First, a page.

On the 30 September 2018 I will be leading a short and leisurely walk through Iping and Stedham Common Nature Reserve is situated just west of Midhurst. This is one of the best examples of lowland heathland in Sussex.
The walk will be approximately 4 miles in length and follow heathland footpaths. Good walking shoes or boots are recommended. Estimated duration no more than 2 hours.
We will be meeting at the Car Park OS Grid Ref: SU 852 219 at 11am
This walk does cover some rough ground and may not be wheelchair or pram friendly.
Every participant will receive one months FREE subscription to OS Maps
To attend, please fill in the form below:
What should you wear for walking?
To enjoy your walking comfortably and safely, your footwear, clothing and equipment need to be suitable for the conditions likely to be encountered. Britain in particularly is famous for its changeable weather so come prepared for all eventualities. You’ll need:
- Comfortable footwear with a good grip. Walking boots are recommended.
- A waterproof jacket and waterproof over-trousers
- Warm clothing, such as a fleece. Several layers of clothing, which can be added or removed, are better than a single layer. Man-made fabrics are better than cotton or wool for walking
- A warm hat and gloves are useful additions, weather dependant.
What else should you bring?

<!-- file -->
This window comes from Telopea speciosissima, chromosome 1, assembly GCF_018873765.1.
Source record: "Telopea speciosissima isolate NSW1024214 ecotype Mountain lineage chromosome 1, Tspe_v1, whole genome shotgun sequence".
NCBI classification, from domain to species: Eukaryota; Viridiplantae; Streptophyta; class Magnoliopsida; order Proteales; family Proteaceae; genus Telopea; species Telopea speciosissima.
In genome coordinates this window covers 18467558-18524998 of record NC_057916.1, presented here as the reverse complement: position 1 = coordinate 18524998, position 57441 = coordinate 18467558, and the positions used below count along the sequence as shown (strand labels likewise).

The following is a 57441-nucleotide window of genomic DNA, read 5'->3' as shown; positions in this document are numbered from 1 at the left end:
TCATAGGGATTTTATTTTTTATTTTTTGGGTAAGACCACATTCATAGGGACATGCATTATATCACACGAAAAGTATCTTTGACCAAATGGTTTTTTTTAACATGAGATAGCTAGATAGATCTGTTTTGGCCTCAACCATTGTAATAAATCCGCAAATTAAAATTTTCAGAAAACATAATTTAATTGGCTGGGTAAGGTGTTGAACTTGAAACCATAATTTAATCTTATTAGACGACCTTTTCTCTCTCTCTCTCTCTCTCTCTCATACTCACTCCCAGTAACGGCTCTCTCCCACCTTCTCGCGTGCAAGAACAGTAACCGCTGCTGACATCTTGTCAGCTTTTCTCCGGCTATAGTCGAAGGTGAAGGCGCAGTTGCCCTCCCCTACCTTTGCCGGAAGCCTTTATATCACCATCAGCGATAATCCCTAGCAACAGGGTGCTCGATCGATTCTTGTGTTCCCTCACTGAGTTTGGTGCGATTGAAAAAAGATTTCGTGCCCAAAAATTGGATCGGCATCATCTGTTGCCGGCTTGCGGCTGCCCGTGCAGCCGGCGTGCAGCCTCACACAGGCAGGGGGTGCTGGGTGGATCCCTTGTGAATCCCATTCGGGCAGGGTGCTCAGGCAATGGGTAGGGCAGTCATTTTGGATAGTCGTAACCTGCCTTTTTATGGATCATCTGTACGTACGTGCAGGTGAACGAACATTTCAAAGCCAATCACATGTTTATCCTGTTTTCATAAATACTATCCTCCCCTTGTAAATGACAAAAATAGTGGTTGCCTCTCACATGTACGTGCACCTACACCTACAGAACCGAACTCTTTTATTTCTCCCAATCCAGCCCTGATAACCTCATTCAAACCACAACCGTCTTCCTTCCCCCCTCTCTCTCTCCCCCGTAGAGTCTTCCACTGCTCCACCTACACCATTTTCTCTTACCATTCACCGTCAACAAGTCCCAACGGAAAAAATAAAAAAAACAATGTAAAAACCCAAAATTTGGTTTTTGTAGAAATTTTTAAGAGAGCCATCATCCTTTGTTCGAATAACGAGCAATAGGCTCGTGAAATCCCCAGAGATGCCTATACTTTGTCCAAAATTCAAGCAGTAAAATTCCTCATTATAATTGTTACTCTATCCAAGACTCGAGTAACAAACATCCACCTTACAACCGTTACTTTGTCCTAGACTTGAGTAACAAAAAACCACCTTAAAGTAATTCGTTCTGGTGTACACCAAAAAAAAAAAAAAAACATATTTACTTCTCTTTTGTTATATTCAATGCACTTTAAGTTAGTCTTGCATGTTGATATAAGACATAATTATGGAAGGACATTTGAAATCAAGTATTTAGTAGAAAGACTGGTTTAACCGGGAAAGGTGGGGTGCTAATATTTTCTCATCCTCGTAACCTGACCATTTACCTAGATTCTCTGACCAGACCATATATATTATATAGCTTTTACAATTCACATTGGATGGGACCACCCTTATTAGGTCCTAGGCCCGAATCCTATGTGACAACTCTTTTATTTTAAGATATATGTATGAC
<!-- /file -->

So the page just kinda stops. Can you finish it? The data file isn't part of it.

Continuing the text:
- A small rucksack
- A water bottle (we’d recommend at least 1 litre)
- We’d also recommend carrying spare high-energy food such as a chocolate bar and small first aid kit
- Insect repellent, sun hat, sunglasses and sun cream may also be useful additions
Who is the leader?
Glyn Dodwell has been a hill walker since he was a teenager when he spent most weekends on Exmoor, Dartmoor and The Brecon Beacons with the Scouts.
He has walked all over the UK, Europe and Middle East, particularly in Scotland, Wales, Yorkshire, Derbyshire and Cumbria.
He has taught hill navigation, mountain craft and survival techniques to the Scouts and Duke of Edinburgh Award scheme.
Glyn is not a streamlined, super fit mountain goat, far from it – he carries a few more Kg than he would wish and suffers from arthritis, chronic back pain and many ailments associated with a misspent youth partaking in extreme sports or having fun as it was called then!